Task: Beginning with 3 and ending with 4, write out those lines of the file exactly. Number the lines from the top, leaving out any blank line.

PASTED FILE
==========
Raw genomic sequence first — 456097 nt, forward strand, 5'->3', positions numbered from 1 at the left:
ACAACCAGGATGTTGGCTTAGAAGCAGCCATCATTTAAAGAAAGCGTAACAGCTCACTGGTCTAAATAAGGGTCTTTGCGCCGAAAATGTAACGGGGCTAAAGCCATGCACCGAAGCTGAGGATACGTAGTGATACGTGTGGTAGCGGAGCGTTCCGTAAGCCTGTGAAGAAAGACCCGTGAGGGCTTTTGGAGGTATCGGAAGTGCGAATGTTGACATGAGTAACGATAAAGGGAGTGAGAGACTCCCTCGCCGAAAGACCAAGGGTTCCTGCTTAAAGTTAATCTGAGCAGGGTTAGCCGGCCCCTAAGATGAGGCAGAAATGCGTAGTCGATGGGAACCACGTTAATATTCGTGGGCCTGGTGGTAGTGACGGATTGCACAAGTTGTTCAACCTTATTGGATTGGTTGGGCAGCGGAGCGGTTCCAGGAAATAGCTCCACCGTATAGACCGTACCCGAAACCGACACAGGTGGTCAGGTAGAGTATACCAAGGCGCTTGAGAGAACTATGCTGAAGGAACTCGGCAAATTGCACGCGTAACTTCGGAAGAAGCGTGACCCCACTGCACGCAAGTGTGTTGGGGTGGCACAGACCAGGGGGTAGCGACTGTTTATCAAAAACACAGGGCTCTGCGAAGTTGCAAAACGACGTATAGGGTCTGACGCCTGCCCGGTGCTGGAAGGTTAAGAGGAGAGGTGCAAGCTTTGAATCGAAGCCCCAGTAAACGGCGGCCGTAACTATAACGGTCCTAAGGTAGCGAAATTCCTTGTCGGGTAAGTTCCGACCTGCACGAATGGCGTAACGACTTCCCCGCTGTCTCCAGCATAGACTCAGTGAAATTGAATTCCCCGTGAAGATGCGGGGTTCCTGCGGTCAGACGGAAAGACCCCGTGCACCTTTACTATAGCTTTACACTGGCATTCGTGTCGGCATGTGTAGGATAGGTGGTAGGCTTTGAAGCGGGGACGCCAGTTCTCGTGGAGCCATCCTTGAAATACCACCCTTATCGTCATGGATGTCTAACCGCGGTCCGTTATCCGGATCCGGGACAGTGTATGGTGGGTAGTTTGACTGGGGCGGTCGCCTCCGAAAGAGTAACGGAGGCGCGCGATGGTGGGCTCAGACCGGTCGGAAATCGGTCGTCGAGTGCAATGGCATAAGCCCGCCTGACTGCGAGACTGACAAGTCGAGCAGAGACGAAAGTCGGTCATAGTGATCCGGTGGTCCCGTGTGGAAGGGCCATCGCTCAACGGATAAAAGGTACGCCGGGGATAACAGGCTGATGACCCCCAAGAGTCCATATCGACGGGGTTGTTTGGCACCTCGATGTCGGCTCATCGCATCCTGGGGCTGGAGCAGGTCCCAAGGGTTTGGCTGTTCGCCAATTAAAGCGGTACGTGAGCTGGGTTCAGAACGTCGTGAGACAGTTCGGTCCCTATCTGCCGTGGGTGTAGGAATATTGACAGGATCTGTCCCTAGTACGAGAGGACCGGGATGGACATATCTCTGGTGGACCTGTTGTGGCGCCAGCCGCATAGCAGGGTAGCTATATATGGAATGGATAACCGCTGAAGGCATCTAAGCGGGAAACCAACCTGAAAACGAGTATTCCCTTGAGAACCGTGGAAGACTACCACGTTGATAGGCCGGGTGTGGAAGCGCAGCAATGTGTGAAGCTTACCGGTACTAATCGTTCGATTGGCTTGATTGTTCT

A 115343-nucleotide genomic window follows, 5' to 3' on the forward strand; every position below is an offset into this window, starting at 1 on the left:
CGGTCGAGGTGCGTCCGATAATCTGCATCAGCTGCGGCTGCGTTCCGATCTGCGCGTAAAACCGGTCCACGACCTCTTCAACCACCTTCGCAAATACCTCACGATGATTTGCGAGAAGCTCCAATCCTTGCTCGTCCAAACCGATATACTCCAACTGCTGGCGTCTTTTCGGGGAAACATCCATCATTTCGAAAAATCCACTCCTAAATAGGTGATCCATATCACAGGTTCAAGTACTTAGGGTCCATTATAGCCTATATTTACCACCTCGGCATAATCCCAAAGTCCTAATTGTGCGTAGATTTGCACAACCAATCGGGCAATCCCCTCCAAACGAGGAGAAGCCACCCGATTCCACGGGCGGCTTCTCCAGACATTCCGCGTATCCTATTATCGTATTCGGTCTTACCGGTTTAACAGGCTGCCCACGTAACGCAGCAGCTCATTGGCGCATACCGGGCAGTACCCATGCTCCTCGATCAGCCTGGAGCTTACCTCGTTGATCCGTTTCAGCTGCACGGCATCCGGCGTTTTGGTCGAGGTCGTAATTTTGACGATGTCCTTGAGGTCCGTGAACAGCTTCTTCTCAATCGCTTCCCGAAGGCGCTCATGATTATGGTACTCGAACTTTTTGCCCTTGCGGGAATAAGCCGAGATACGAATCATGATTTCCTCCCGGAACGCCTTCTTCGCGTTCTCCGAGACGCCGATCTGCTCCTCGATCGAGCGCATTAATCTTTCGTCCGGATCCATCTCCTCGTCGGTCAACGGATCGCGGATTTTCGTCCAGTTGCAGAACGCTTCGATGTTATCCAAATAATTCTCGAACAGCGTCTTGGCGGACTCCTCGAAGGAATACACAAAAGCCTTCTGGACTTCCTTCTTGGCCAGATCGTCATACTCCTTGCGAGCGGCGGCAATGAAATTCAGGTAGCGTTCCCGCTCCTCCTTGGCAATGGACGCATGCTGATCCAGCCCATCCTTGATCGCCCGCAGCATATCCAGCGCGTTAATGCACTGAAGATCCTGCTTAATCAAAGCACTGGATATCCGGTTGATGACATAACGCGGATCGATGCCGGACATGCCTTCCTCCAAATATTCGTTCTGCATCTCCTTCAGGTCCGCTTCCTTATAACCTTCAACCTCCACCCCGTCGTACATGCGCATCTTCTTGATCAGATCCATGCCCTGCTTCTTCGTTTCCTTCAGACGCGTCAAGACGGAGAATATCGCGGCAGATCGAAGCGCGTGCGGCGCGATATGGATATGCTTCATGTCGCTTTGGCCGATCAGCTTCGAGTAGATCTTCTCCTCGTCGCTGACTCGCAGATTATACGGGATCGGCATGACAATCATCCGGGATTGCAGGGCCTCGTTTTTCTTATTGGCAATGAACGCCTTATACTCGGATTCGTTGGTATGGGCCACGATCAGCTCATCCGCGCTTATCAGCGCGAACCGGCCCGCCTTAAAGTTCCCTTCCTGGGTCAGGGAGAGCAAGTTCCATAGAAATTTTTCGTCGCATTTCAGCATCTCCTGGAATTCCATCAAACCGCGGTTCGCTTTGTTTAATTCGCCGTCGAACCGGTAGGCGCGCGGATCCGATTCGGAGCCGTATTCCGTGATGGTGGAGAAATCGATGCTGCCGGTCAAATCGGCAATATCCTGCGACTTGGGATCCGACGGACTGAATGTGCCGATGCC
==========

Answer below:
A 115343-nucleotide genomic window follows, 5' to 3' on the forward strand; every position below is an offset into this window, starting at 1 on the left:
CGGTCGAGGTGCGTCCGATAATCTGCATCAGCTGCGGCTGCGTTCCGATCTGCGCGTAAAACCGGTCCACGACCTCTTCAACCACCTTCGCAAATACCTCACGATGATTTGCGAGAAGCTCCAATCCTTGCTCGTCCAAACCGATATACTCCAACTGCTGGCGTCTTTTCGGGGAAACATCCATCATTTCGAAAAATCCACTCCTAAATAGGTGATCCATATCACAGGTTCAAGTACTTAGGGTCCATTATAGCCTATATTTACCACCTCGGCATAATCCCAAAGTCCTAATTGTGCGTAGATTTGCACAACCAATCGGGCAATCCCCTCCAAACGAGGAGAAGCCACCCGATTCCACGGGCGGCTTCTCCAGACATTCCGCGTATCCTATTATCGTATTCGGTCTTACCGGTTTAACAGGCTGCCCACGTAACGCAGCAGCTCATTGGCGCATACCGGGCAGTACCCATGCTCCTCGATCAGCCTGGAGCTTACCTCGTTGATCCGTTTCAGCTGCACGGCATCCGGCGTTTTGGTCGAGGTCGTAATTTTGACGATGTCCTTGAGGTCCGTGAACAGCTTCTTCTCAATCGCTTCCCGAAGGCGCTCATGATTATGGTACTCGAACTTTTTGCCCTTGCGGGAATAAGCCGAGATACGAATCATGATTTCCTCCCGGAACGCCTTCTTCGCGTTCTCCGAGACGCCGATCTGCTCCTCGATCGAGCGCATTAATCTTTCGTCCGGATCCATCTCCTCGTCGGTCAACGGATCGCGGATTTTCGTCCAGTTGCAGAACGCTTCGATGTTATCCAAATAATTCTCGAACAGCGTCTTGGCGGACTCCTCGAAGGAATACACAAAAGCCTTCTGGACTTCCTTCTTGGCCAGATCGTCATACTCCTTGCGAGCGGCGGCAATGAAATTCAGGTAGCGTTCCCGCTCCTCCTTGGCAATGGACGCATGCTGATCCAGCCCATCCTTGATCGCCCGCAGCATATCCAGCGCGTTAATGCACTGAAGATCCTGCTTAATCAAAGCACTGGATATCCGGTTGATGACATAACGCGGATCGATGCCGGACATGCCTTCCTCCAAATATTCGTTCTGCATCTCCTTCAGGTCCGCTTCCTTATAACCTTCAACCTCCACCCCGTCGTACATGCGCATCTTCTTGATCAGATCCATGCCCTGCTTCTTCGTTTCCTTCAGACGCGTCAAGACGGAGAATATCGCGGCAGATCGAAGCGCGTGCGGCGCGATATGGATATGCTTCATGTCGCTTTGGCCGATCAGCTTCGAGTAGATCTTCTCCTCGTCGCTGACTCGCAGATTATACGGGATCGGCATGACAATCATCCGGGATTGCAGGGCCTCGTTTTTCTTATTGGCAATGAACGCCTTATACTCGGATTCGTTGGTATGGGCCACGATCAGCTCATCCGCGCTTATCAGCGCGAACCGGCCCGCCTTAAAGTTCCCTTCCTGGGTCAGGGAGAGCAAGTTCCATAGAAATTTTTCGTCGCATTTCAGCATCTCCTGGAATTCCATCAAACCGCGGTTCGCTTTGTTTAATTCGCCGTCGAACCGGTAGGCGCGCGGATCCGATTCGGAGCCGTATTCCGTGATGGTGGAGAAATCGATGCTGCCGGTCAAATCGGCAATATCCTGCGACTTGGGATCCGACGGACTGAATGTGCCGATGCC